Reply
    • Lisa

      Thank you! So encouraging to read I’m not alone 🙂

  20. Constance

    Argh, I totally agree with you! I recently started blogging even though I’ve always written reviews for places on Yelp and TripAdvisor… finally decided it was time to own my own content. And then I finally get myself onto Instagram and there are all these models promoting things! I doubt they even enjoy the sponsored places they get to go to because they’re so busy taking all these posed photos of themselves. While I’ll be the first to admit I don’t try to make things look better on IG, but they’re definitely not overly curated. I usually give myself 5-10 minutes to take a good shot, nothing more, if it still doesn’t look as great as I’d liked, well too bad, I just move on. Hopefully there will soon be a rise for authenticity on Instagram and a call for real experiences rather than the fake. Love your IG feed, by the way! 🙂

    Reply
    • Lisa

      Thank you Constance for your lovely message! I agree about not spending too much time to get the perfect shot on IG; life’s too short! Thanks for the compliment on my IG profile; follow me and I’ll follow back x

  21. Aleksandra

    thank you for the article, what you say is really important. Sometimes coming back from travels i look at the pictures and feel a bit upset it might look not glamorous or too exciting, but then i remember the real moments of joy i had and start to feel great again. 🙂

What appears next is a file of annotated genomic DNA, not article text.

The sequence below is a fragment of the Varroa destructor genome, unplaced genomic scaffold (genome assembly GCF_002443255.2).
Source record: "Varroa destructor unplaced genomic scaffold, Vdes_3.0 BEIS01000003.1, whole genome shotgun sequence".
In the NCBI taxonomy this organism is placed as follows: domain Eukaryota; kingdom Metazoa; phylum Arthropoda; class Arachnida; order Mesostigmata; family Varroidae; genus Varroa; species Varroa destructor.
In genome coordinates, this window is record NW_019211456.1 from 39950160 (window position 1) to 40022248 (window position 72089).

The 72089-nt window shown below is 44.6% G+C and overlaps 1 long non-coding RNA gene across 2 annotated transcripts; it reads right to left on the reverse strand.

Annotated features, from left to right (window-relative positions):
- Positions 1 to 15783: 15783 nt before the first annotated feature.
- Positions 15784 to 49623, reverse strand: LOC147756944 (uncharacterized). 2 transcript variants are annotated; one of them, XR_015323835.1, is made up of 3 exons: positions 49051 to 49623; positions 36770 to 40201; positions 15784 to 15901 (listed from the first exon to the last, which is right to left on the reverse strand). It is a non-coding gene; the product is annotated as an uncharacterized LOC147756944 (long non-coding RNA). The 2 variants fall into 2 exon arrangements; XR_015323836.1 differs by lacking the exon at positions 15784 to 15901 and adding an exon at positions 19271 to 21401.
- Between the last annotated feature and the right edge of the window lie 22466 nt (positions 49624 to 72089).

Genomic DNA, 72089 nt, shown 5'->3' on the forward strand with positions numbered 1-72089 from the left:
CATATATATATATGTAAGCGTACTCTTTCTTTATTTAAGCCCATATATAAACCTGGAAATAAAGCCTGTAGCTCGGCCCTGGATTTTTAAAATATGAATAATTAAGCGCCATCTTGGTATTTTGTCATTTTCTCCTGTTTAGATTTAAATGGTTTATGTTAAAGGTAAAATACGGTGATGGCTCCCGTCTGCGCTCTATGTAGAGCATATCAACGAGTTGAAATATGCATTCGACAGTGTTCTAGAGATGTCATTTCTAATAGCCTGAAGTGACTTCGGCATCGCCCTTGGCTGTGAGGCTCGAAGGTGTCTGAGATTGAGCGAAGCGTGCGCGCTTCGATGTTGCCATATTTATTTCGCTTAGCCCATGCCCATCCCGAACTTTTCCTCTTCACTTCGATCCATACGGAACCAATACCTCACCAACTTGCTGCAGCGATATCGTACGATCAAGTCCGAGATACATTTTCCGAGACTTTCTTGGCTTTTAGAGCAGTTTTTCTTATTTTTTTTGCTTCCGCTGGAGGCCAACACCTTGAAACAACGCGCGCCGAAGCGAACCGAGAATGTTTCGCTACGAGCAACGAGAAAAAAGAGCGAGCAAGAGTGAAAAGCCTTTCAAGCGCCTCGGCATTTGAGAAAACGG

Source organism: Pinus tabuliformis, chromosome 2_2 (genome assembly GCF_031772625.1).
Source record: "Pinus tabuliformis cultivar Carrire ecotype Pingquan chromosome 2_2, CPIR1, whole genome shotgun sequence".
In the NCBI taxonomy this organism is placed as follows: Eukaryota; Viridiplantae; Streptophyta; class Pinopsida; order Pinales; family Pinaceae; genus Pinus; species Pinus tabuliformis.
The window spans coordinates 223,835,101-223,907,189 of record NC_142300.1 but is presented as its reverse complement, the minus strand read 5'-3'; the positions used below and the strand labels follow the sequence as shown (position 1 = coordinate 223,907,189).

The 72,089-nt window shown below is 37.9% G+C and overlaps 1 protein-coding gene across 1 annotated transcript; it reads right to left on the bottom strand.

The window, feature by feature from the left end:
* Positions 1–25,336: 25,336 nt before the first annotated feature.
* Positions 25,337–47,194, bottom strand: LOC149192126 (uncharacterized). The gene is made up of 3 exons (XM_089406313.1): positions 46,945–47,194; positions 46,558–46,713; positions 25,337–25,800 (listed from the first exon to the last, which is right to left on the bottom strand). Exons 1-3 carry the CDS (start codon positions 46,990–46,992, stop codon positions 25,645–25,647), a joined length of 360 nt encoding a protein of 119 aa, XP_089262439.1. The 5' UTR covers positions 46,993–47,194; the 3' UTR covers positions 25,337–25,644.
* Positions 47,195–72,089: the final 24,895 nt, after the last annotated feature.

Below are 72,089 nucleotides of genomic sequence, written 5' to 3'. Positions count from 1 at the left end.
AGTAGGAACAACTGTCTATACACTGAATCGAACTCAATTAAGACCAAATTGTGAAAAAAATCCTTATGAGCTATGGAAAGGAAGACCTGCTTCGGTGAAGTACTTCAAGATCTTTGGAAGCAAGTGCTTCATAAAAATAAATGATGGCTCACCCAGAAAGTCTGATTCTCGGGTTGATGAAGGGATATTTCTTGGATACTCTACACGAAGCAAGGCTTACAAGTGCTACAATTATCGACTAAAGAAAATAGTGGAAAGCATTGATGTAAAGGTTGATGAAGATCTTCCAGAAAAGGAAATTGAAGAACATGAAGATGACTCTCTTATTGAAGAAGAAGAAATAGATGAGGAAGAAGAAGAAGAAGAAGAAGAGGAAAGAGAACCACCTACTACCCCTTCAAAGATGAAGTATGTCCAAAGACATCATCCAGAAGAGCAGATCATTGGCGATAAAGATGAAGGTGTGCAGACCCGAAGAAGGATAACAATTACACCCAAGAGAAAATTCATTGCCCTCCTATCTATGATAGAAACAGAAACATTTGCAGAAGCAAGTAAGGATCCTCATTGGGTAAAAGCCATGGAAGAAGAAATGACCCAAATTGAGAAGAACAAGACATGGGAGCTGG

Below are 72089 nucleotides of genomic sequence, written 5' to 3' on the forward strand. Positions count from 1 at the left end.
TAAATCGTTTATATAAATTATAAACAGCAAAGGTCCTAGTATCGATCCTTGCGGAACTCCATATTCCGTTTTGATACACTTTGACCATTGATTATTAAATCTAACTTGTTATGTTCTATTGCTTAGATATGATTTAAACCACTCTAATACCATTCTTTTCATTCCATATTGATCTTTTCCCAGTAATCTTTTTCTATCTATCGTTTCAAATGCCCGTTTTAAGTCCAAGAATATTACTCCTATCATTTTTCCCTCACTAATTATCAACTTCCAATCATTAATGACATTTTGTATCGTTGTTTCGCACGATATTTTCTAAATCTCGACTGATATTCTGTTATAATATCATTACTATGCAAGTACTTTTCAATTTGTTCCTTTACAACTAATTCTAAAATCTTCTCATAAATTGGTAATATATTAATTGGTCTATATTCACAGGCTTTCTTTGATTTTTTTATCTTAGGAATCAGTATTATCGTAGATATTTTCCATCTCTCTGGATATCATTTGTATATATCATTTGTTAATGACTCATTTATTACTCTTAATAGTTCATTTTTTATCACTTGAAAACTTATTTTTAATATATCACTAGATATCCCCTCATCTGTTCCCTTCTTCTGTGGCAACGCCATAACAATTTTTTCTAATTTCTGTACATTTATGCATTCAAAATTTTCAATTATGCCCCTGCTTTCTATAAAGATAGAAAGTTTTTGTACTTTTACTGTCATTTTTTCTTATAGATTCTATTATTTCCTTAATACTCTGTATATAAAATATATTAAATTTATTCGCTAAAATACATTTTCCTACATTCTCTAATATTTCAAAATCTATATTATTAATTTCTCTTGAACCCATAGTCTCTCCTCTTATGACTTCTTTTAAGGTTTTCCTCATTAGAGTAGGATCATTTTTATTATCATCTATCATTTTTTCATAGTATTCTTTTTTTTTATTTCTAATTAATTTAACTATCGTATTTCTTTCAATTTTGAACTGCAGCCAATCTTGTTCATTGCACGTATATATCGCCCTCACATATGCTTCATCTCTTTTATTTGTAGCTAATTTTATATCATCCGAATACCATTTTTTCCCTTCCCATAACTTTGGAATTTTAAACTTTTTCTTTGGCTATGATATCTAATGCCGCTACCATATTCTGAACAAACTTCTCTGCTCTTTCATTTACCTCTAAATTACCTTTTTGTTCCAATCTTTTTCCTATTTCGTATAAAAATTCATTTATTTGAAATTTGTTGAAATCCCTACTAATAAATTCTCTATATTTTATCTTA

Reply
    • Lisa

      Aww that’s great to read! It’s so important to remember why you love to travel, and blog too, if that’s part of your journey.

  22. Sherrie Fabrizi-Allbritten

    I agree, agree and agree! I too would rather see photographs of the sites, views and real life while traveling. The models sometimes get in the way. I also have noticed reading some blogs that there is definitely some reporting that the person writing has not actually gone to the location, they seem to be just grabbing information from the web and putting a article together. Sad 🙁

    Reply
    • Lisa

      I totally agree Sherrie. It’s unfair to those of us who really put the work in. Maybe one day, people will see through it…

  23. Neha Verma

    This is such a harsh reality. Particularly for travel instagrams. People are interested in the sites and places, not really the models. That’s why we refrain from posting our own pictures on our travel instagram site

    Reply
  24. Ami Bhat